|Heliposis helianthoides ‘Helhan’, trade name Loraine Sunshine
Garden fairies here. We are garden fairies and we do not care that Carol made this a combined “wordless” and “wildflower” post just because Wildflower Wednesday occurs on the same day of the week as Wordless Wednesday.
We’ve got something to say about Loraine Sunshine. Yes, we do. See all those green leaves behind Loraine’s variegated leaves? Do you see them? Those are Loraine’s offspring, her seedlings. They are solid green. That’s what happens when you get a fancy all-dressed up perennial wildflower like Loraine. She can self sow and sometimes you get all green leaves and sometimes you get variegated leaves. It just depends.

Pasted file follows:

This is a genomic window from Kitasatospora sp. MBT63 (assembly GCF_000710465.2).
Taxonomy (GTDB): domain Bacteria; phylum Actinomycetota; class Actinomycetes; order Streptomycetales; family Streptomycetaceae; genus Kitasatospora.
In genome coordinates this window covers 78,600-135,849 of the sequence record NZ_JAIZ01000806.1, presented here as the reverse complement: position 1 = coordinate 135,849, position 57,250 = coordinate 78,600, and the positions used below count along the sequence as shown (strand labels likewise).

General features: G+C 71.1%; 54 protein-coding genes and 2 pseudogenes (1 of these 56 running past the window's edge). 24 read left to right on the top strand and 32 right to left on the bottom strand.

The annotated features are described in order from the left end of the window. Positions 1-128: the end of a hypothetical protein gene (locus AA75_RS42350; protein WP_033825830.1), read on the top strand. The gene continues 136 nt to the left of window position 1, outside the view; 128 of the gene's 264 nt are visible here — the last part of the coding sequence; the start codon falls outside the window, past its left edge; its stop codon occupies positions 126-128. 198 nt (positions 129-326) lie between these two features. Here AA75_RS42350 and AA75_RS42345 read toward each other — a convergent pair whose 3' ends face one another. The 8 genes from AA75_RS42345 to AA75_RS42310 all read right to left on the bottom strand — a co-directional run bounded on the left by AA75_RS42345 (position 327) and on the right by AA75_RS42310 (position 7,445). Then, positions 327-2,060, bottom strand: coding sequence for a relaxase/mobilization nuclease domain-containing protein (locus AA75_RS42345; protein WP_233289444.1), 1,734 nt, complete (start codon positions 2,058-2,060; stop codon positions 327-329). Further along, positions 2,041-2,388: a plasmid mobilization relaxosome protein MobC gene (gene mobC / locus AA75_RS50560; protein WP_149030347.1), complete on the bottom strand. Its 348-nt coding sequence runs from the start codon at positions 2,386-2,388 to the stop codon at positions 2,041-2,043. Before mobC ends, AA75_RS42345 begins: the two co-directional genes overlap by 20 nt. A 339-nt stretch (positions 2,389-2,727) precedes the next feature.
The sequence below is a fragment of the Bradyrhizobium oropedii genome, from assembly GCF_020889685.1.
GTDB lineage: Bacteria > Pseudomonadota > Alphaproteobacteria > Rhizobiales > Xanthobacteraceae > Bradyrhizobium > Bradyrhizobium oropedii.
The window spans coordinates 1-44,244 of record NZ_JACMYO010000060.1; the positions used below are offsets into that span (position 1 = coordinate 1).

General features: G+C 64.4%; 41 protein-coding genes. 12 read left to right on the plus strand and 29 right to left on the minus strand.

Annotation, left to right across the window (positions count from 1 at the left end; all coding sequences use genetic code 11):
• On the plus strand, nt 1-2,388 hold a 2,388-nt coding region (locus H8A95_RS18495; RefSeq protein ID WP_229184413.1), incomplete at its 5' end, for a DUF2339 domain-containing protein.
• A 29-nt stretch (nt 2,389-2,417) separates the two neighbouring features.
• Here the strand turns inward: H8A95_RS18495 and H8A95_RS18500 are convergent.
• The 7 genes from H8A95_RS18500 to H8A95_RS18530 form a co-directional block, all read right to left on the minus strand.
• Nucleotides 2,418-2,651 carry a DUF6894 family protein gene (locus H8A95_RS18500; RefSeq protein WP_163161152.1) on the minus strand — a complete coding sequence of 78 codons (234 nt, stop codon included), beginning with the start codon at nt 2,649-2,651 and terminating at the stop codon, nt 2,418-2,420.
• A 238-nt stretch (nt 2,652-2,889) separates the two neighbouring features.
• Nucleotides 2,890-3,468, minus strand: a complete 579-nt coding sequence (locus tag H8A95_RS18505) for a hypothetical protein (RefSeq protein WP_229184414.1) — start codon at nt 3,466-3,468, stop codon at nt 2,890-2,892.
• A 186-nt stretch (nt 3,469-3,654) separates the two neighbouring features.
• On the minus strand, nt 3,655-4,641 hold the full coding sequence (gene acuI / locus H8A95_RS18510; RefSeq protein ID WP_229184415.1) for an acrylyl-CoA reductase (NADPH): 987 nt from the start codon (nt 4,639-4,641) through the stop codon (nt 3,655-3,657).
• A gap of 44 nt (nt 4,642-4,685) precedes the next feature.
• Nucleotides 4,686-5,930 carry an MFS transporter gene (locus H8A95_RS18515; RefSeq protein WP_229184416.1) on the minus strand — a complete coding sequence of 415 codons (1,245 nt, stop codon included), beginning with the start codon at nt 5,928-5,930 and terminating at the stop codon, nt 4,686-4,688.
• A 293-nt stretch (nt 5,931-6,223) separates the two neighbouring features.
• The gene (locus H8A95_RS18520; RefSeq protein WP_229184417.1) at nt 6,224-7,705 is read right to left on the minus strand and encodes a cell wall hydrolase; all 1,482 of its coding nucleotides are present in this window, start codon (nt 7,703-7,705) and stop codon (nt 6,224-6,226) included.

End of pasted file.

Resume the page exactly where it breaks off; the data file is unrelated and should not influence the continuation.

What does it depend on? Us garden fairies, of course. You think it is easy to paint those leaves all variegated like that? Well, you just try it some time before you judge us. And don’t be all sloppy about it. Paint them nice and even and perfect the way Sundrop Leafpainter does. She’s one of the best leaf painters around and always paints the Heliopsis herself, which is why some are variegated and some are green.
There are only so many hours in a day, even for a garden fairy…
Note from Carol:
Heliopsis helianthoides is a native wildflower which has bright yellow daisy-like flowers and can grow up to three feet tall. It’s commonly called ox-eye daisy and is hardy in USDA Hardiness zones 3 – 9. It is a good self-sower but can be kept in check by removing spent blooms before they go to seed. The variegated variety ‘Helhan’ is sold as Loraine Sunshine. It can also self-sow about the garden, producing both variegated and green seedlings. I grow it for the beautiful foliage and do try to remember to remove spent blooms. If you don’t, well, you’ll have a lot of Heliopsis to share with others.